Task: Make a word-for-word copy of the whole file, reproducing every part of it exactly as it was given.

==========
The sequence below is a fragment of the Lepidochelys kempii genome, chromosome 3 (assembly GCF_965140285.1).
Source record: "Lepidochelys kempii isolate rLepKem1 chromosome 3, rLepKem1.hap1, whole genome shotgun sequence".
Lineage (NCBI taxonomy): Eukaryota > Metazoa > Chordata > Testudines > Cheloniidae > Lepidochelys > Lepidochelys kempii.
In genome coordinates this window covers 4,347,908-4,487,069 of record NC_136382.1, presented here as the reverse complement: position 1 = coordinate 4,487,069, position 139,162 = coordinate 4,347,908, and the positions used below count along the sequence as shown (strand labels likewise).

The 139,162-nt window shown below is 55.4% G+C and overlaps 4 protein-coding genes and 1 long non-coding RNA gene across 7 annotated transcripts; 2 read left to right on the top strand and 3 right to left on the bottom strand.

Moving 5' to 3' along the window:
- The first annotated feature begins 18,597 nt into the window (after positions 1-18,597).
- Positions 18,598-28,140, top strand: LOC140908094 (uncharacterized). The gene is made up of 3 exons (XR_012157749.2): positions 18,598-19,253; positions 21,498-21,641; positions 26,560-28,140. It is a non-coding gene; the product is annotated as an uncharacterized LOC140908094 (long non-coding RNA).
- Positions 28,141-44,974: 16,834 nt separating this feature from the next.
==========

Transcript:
The sequence below is a fragment of the Lepidochelys kempii genome, chromosome 3 (assembly GCF_965140285.1).
Source record: "Lepidochelys kempii isolate rLepKem1 chromosome 3, rLepKem1.hap1, whole genome shotgun sequence".
Lineage (NCBI taxonomy): Eukaryota > Metazoa > Chordata > Testudines > Cheloniidae > Lepidochelys > Lepidochelys kempii.
In genome coordinates this window covers 4,347,908-4,487,069 of record NC_136382.1, presented here as the reverse complement: position 1 = coordinate 4,487,069, position 139,162 = coordinate 4,347,908, and the positions used below count along the sequence as shown (strand labels likewise).

The 139,162-nt window shown below is 55.4% G+C and overlaps 4 protein-coding genes and 1 long non-coding RNA gene across 7 annotated transcripts; 2 read left to right on the top strand and 3 right to left on the bottom strand.

Moving 5' to 3' along the window:
- The first annotated feature begins 18,597 nt into the window (after positions 1-18,597).
- Positions 18,598-28,140, top strand: LOC140908094 (uncharacterized). The gene is made up of 3 exons (XR_012157749.2): positions 18,598-19,253; positions 21,498-21,641; positions 26,560-28,140. It is a non-coding gene; the product is annotated as an uncharacterized LOC140908094 (long non-coding RNA).
- Positions 28,141-44,974: 16,834 nt separating this feature from the next.